Using State Data to Predict a Single Institution Mortality for Patients That Fall

Research output: Contribution to journalArticlepeer-review

Abstract

Background: Falls are the most common cause of injury-related death for patients older than 45. We hypothesized that a machine learning algorithm developed from state-level registry data could make accurate outcome predictions at a level 1 trauma hospital. Methods: Data for all patients admitted for fall injury during 2009 – 2019 in the state of Pennsylvania were derived from the state trauma registry. Thirteen variables that were immediately available upon patient arrival were used for prediction modeling. Data for the test institution were withheld from model creation. Algorithms assessed included logistic regression (LR), random forest (RF), and extreme gradient boost (XGB). Model discrimination for mortality was assessed with area under the curve (AUC) for each algorithm at our level 1 trauma center. Results: 180,284 patients met inclusion criteria. The mean age was 69 years ± 18.5 years with a mortality rate of 4.0%. The AUC for predicting mortality in patients that fall for LR, RF, and XGB were 0.797, 0.876, and 0.880, respectively. The variables which contributed to the prediction in descending order of importance for XGB were respiratory rate, pulse, systolic blood pressure, ethnicity, weight, sex, age, temperature, Glasgow Coma Scale (GCS) eye, race, GCS voice, GCS motor, and blood alcohol level. Conclusions: An extreme gradient boost model developed using state-wide trauma data can accurately predict mortality after fall at a single center within the state. This machine learning model can be implemented by local trauma systems within the state of Pennsylvania to identify patients injured by fall that require greater attention, transfer to a higher level of care, and higher resource allocation.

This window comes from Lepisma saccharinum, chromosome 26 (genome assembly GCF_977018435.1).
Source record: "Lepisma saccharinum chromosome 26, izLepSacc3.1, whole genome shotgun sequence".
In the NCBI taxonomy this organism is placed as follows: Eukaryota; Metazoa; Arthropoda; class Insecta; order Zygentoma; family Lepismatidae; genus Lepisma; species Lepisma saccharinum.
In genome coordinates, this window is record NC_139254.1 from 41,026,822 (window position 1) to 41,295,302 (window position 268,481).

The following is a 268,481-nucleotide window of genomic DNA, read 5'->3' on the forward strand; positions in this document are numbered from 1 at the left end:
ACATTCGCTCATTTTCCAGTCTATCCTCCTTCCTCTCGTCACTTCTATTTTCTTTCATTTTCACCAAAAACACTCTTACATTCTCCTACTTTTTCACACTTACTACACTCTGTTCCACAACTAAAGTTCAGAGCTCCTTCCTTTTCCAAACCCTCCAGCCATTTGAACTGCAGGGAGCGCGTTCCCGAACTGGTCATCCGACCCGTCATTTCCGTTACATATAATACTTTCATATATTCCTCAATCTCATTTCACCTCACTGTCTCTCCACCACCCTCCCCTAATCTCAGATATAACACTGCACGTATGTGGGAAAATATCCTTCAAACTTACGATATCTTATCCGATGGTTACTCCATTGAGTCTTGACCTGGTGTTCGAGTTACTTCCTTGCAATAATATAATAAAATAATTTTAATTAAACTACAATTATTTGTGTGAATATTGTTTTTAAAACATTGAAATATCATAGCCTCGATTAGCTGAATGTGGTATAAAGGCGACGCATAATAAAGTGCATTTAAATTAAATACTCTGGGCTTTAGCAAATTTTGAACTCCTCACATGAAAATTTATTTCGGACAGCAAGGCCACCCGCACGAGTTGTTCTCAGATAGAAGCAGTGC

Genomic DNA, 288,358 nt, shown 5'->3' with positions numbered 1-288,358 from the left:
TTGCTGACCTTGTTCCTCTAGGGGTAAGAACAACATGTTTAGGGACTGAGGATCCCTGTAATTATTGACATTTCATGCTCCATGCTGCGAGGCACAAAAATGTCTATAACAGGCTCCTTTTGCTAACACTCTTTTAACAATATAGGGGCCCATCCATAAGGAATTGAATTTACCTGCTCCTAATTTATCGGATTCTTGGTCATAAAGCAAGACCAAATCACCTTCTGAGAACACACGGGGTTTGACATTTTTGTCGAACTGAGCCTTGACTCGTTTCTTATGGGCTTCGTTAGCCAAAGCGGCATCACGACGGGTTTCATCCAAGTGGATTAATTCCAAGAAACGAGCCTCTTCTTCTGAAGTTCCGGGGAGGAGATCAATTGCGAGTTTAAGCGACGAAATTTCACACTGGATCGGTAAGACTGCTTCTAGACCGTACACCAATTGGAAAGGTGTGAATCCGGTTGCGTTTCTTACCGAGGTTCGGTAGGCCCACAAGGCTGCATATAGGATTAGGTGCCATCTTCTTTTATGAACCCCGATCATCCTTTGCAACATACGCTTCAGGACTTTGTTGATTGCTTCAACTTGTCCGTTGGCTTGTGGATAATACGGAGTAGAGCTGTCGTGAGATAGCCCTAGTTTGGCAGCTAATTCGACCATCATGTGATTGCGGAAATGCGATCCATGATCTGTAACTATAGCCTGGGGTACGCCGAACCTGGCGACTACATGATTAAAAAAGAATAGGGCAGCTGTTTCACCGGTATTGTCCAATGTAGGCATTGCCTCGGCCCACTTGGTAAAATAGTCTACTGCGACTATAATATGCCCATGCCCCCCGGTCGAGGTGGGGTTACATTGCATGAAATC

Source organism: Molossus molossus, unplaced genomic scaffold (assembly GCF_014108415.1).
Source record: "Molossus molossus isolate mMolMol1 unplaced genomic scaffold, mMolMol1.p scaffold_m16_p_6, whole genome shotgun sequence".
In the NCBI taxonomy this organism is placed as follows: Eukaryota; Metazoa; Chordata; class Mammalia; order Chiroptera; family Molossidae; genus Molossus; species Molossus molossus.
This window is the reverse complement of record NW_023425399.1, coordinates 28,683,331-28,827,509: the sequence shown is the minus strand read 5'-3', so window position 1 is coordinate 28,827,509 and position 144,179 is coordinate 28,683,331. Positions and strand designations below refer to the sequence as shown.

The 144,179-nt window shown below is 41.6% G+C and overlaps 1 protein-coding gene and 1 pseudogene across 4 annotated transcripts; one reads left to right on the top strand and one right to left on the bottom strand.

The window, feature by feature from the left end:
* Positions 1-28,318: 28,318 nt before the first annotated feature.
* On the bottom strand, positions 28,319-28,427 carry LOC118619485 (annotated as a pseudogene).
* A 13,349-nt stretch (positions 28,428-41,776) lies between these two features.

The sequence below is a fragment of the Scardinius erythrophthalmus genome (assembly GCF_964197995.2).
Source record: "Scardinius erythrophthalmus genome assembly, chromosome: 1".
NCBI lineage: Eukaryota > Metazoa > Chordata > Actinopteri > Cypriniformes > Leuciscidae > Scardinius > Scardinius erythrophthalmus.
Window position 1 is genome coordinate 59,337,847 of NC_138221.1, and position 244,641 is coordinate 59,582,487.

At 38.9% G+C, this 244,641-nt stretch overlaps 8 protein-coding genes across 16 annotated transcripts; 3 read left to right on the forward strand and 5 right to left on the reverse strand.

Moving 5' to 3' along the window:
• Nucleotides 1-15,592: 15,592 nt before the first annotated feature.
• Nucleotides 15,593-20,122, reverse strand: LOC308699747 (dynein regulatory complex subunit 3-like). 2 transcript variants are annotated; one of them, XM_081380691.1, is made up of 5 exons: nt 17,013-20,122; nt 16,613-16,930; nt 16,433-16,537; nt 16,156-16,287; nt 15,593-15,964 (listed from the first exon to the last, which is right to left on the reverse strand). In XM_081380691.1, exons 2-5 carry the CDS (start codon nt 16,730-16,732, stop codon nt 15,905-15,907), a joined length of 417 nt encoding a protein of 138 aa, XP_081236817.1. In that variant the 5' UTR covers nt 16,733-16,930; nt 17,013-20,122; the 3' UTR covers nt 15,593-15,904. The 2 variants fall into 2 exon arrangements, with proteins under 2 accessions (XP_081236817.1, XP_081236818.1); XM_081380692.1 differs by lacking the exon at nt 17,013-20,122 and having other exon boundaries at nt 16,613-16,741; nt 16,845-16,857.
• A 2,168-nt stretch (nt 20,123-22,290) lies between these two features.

Original languageEnglish (US)
Pages (from-to)540-545
Number of pages6
JournalJournal of Surgical Research
Volume268
DOIs
StatePublished - Dec 2021
Externally publishedYes

Keywords

  • Artificial intelligence
  • Machine learning
  • Trauma fall

ASJC Scopus subject areas

  • Surgery

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